Rasmussen reports that:
“the number of people identifying themselves as Republicans has fallen to its lowest level since we began reporting this measure of partisan trends in January 2004. As a result, Democrats have their biggest net advantage of the past two campaign cycles.”
“In October, just 31.5% of Americans considered themselves Republicans. That’s a startling decline of nearly six percentage points from 37.2% two years ago. It’s also down nearly a full point from last month.”
Think that is good news? Wait until you see this:
A new Harvard Institute of Politics poll finds nearly a third of 18 to 24 year olds plan on voting in the upcoming midterm elections, “a proportion that will likely amount to the highest turnout percentage for this age group in any midterm election in the last twenty years.”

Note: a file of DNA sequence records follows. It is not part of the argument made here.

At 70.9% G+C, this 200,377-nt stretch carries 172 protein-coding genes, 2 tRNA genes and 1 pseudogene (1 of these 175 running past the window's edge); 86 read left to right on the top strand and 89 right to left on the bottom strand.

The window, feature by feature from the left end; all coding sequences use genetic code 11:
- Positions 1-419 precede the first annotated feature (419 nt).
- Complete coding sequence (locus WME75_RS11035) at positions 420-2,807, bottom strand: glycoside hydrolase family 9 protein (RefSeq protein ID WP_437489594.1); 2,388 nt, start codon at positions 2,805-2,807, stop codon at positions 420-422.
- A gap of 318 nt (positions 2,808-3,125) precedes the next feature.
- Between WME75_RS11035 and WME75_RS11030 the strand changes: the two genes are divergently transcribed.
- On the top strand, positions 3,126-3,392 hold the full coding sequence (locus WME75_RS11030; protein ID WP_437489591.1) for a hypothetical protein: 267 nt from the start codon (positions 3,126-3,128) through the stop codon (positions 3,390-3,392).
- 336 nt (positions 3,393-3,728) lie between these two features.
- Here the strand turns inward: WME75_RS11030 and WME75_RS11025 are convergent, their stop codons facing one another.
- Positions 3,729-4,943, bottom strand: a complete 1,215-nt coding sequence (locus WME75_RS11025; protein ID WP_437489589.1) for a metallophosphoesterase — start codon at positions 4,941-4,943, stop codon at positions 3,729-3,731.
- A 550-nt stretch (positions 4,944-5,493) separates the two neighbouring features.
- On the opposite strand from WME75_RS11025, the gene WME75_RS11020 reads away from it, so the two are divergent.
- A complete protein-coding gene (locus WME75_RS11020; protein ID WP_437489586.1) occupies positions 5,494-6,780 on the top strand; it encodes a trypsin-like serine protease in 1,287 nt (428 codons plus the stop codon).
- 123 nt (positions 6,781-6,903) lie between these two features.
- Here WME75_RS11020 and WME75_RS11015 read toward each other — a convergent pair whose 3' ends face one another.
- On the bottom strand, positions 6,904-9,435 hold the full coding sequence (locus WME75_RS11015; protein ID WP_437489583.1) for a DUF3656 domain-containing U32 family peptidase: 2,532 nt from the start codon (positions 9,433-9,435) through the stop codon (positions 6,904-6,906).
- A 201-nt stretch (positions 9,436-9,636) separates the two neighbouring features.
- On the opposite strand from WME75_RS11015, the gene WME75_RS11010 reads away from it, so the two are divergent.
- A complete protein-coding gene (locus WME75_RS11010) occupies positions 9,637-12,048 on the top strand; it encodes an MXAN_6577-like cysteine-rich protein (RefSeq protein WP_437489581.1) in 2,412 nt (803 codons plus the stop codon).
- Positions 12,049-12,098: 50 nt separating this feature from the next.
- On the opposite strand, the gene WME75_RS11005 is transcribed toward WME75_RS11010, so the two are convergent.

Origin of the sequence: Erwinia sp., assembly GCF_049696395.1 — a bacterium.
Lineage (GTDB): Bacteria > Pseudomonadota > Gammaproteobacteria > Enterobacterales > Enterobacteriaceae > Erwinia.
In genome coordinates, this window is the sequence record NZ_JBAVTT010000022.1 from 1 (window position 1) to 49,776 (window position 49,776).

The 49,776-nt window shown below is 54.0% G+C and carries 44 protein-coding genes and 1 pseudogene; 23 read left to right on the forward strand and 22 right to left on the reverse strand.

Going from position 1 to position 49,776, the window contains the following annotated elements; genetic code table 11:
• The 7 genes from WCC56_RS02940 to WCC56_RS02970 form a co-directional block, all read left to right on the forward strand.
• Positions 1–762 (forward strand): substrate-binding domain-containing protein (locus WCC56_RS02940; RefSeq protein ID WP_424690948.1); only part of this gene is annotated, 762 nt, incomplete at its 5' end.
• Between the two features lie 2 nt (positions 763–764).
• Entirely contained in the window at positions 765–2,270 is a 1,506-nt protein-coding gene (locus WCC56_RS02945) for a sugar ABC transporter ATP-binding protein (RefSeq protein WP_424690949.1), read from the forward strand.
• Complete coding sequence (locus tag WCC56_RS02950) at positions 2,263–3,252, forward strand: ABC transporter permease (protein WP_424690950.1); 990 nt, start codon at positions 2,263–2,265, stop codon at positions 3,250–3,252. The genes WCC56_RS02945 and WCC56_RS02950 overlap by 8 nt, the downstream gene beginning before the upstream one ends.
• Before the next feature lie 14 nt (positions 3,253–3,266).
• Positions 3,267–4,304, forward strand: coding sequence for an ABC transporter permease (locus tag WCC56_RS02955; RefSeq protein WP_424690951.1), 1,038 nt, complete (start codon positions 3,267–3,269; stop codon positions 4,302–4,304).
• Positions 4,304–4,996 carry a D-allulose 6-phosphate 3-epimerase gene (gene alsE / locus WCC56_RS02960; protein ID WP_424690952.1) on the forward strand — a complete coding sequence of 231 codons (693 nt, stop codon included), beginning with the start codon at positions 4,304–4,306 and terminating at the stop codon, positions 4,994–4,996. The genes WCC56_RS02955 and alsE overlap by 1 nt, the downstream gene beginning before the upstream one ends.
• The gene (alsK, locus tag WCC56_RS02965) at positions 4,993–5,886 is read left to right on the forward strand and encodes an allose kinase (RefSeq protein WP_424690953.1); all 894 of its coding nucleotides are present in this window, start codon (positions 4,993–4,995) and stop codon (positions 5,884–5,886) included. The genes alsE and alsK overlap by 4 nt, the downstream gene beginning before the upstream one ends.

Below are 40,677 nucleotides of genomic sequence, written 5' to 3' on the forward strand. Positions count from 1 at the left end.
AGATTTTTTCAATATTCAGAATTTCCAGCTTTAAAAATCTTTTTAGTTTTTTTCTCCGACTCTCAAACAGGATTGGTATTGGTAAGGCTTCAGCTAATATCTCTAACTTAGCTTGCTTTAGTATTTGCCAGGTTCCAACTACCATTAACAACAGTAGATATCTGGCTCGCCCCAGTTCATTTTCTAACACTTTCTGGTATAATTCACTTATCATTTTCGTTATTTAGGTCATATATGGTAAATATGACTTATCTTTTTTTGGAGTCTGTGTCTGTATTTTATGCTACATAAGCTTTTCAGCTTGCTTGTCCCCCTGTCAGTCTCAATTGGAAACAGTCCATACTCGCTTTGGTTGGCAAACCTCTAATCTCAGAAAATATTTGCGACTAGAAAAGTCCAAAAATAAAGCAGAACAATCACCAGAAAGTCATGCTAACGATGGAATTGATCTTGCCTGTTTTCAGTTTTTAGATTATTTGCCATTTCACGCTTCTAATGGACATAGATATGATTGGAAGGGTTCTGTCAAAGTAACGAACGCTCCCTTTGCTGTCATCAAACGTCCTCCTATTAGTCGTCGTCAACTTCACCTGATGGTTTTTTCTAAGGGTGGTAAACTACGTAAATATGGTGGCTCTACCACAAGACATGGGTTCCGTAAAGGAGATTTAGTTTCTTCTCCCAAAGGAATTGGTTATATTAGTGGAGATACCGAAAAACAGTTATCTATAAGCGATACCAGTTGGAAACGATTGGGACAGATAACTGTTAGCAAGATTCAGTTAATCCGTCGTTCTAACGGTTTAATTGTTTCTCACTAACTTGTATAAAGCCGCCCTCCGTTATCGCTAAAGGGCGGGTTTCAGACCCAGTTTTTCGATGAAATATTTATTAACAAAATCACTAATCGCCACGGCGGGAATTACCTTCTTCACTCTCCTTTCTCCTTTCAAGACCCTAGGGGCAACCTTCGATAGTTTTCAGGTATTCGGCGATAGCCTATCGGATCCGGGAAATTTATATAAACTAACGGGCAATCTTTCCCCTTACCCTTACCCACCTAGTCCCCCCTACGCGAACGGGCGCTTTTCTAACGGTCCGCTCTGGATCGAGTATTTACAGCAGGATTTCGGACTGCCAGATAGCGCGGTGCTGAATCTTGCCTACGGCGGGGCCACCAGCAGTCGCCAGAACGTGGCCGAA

Maybe these trends can help to explain this:
“According to two sources familiar with the TV ad buy sheets in Arizona, the DSCC is buying up as much time as they can find in the Tuscon and Phoenix for TV ads that will begin airing tomorrow… Our sources tell us that Republican Jon Kyl continues to hold a mid-to-high-single digit lead but Dems are enthused about their chances because Democrat Jim Pederson is apparently doing better in early voting than expected.”
It all sounds like a recipe for better “likely voter” results than most pollsters are expecting.
Update [2006-11-1 21:54:55 by BooMan]: New polls show that Mean Jean Schmidt and J.D. Hayworth are behind. Now, that would be sweet.